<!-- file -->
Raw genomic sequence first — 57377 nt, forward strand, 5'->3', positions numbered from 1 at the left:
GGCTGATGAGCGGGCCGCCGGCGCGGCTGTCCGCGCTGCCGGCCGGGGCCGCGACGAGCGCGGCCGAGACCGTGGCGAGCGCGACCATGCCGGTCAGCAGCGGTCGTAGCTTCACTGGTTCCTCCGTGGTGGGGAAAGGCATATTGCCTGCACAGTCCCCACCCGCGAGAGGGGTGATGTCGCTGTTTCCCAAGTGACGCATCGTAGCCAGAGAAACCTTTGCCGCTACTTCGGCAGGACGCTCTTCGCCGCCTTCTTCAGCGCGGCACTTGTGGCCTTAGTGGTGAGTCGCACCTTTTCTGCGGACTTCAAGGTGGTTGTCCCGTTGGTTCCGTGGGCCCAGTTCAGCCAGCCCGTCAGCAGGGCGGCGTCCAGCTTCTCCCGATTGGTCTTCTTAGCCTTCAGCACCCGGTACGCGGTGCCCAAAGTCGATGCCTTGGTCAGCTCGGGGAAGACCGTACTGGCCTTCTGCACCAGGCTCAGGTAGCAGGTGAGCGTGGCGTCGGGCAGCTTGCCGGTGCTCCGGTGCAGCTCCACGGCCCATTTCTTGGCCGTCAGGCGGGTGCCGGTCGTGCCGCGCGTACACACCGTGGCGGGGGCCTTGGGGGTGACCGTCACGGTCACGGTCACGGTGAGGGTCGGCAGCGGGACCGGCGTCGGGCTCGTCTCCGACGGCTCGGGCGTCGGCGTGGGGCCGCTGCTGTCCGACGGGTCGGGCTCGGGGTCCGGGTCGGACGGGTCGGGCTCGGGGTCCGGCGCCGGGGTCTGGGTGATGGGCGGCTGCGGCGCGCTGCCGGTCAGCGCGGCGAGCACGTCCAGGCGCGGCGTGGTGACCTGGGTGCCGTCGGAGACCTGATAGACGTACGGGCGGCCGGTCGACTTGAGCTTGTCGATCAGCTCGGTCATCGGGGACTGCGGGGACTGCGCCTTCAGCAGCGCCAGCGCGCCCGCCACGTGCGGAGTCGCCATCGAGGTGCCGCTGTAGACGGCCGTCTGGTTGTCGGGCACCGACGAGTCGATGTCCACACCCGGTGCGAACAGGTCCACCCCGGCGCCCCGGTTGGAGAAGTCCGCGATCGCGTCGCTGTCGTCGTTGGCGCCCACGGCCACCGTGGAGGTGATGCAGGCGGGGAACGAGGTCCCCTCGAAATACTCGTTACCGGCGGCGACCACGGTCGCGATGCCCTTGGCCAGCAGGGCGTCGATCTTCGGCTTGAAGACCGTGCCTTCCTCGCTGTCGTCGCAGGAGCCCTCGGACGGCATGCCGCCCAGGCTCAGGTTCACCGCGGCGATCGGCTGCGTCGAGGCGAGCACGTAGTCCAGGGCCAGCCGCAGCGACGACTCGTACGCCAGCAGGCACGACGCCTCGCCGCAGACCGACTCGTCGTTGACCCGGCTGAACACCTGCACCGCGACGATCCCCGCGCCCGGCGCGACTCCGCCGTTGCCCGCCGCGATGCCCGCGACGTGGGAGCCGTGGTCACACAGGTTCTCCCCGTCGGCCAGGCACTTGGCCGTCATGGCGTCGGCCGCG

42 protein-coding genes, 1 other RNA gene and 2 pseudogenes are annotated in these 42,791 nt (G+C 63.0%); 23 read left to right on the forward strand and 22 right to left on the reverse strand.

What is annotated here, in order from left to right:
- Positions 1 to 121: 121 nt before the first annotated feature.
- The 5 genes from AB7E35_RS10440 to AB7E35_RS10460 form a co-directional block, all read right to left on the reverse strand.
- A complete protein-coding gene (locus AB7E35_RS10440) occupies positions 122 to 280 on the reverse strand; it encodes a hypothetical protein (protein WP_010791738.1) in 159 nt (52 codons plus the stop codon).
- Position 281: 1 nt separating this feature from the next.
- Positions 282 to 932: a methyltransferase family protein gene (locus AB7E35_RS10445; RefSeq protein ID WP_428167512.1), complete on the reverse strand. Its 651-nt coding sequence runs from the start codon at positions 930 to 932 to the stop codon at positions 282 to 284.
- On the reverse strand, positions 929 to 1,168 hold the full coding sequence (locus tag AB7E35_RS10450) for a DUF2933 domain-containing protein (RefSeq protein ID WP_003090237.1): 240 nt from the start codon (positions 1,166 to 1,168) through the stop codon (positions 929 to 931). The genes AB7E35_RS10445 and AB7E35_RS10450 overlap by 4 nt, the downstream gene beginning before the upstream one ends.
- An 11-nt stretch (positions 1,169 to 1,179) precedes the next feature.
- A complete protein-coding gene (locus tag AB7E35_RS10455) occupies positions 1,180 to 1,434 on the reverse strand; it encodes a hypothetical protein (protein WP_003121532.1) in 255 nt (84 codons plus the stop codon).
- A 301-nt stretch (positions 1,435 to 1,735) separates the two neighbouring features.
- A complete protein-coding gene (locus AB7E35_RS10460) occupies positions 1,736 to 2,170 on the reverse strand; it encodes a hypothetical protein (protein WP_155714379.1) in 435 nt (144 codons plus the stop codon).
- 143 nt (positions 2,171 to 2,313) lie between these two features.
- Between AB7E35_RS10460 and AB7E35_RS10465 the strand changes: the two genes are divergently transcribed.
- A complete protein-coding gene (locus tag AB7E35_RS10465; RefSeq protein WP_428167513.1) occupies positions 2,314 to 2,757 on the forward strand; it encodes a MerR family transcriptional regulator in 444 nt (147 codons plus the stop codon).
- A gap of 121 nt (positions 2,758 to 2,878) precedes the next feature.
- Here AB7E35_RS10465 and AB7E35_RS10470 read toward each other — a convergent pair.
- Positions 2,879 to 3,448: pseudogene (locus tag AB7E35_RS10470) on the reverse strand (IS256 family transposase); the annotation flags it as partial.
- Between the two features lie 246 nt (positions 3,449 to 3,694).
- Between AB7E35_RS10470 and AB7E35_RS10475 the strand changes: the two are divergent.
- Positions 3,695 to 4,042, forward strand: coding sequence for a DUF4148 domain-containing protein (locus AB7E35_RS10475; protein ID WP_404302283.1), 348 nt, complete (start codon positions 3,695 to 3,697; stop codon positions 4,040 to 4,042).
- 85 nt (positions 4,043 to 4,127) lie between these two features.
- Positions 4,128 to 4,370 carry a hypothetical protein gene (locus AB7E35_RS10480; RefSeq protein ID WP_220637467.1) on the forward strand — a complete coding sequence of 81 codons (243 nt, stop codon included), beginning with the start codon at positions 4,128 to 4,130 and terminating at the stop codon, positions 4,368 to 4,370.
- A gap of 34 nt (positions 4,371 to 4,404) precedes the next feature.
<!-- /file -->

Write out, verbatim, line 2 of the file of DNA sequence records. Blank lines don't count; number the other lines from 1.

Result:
GGCTGATGAGCGGGCCGCCGGCGCGGCTGTCCGCGCTGCCGGCCGGGGCCGCGACGAGCGCGGCCGAGACCGTGGCGAGCGCGACCATGCCGGTCAGCAGCGGTCGTAGCTTCACTGGTTCCTCCGTGGTGGGGAAAGGCATATTGCCTGCACAGTCCCCACCCGCGAGAGGGGTGATGTCGCTGTTTCCCAAGTGACGCATCGTAGCCAGAGAAACCTTTGCCGCTACTTCGGCAGGACGCTCTTCGCCGCCTTCTTCAGCGCGGCACTTGTGGCCTTAGTGGTGAGTCGCACCTTTTCTGCGGACTTCAAGGTGGTTGTCCCGTTGGTTCCGTGGGCCCAGTTCAGCCAGCCCGTCAGCAGGGCGGCGTCCAGCTTCTCCCGATTGGTCTTCTTAGCCTTCAGCACCCGGTACGCGGTGCCCAAAGTCGATGCCTTGGTCAGCTCGGGGAAGACCGTACTGGCCTTCTGCACCAGGCTCAGGTAGCAGGTGAGCGTGGCGTCGGGCAGCTTGCCGGTGCTCCGGTGCAGCTCCACGGCCCATTTCTTGGCCGTCAGGCGGGTGCCGGTCGTGCCGCGCGTACACACCGTGGCGGGGGCCTTGGGGGTGACCGTCACGGTCACGGTCACGGTGAGGGTCGGCAGCGGGACCGGCGTCGGGCTCGTCTCCGACGGCTCGGGCGTCGGCGTGGGGCCGCTGCTGTCCGACGGGTCGGGCTCGGGGTCCGGGTCGGACGGGTCGGGCTCGGGGTCCGGCGCCGGGGTCTGGGTGATGGGCGGCTGCGGCGCGCTGCCGGTCAGCGCGGCGAGCACGTCCAGGCGCGGCGTGGTGACCTGGGTGCCGTCGGAGACCTGATAGACGTACGGGCGGCCGGTCGACTTGAGCTTGTCGATCAGCTCGGTCATCGGGGACTGCGGGGACTGCGCCTTCAGCAGCGCCAGCGCGCCCGCCACGTGCGGAGTCGCCATCGAGGTGCCGCTGTAGACGGCCGTCTGGTTGTCGGGCACCGACGAGTCGATGTCCACACCCGGTGCGAACAGGTCCACCCCGGCGCCCCGGTTGGAGAAGTCCGCGATCGCGTCGCTGTCGTCGTTGGCGCCCACGGCCACCGTGGAGGTGATGCAGGCGGGGAACGAGGTCCCCTCGAAATACTCGTTACCGGCGGCGACCACGGTCGCGATGCCCTTGGCCAGCAGGGCGTCGATCTTCGGCTTGAAGACCGTGCCTTCCTCGCTGTCGTCGCAGGAGCCCTCGGACGGCATGCCGCCCAGGCTCAGGTTCACCGCGGCGATCGGCTGCGTCGAGGCGAGCACGTAGTCCAGGGCCAGCCGCAGCGACGACTCGTACGCCAGCAGGCACGACGCCTCGCCGCAGACCGACTCGTCGTTGACCCGGCTGAACACCTGCACCGCGACGATCCCCGCGCCCGGCGCGACTCCGCCGTTGCCCGCCGCGATGCCCGCGACGTGGGAGCCGTGGTCACACAGGTTCTCCCCGTCGGCCAGGCACTTGGCCGTCATGGCGTCGGCCGCG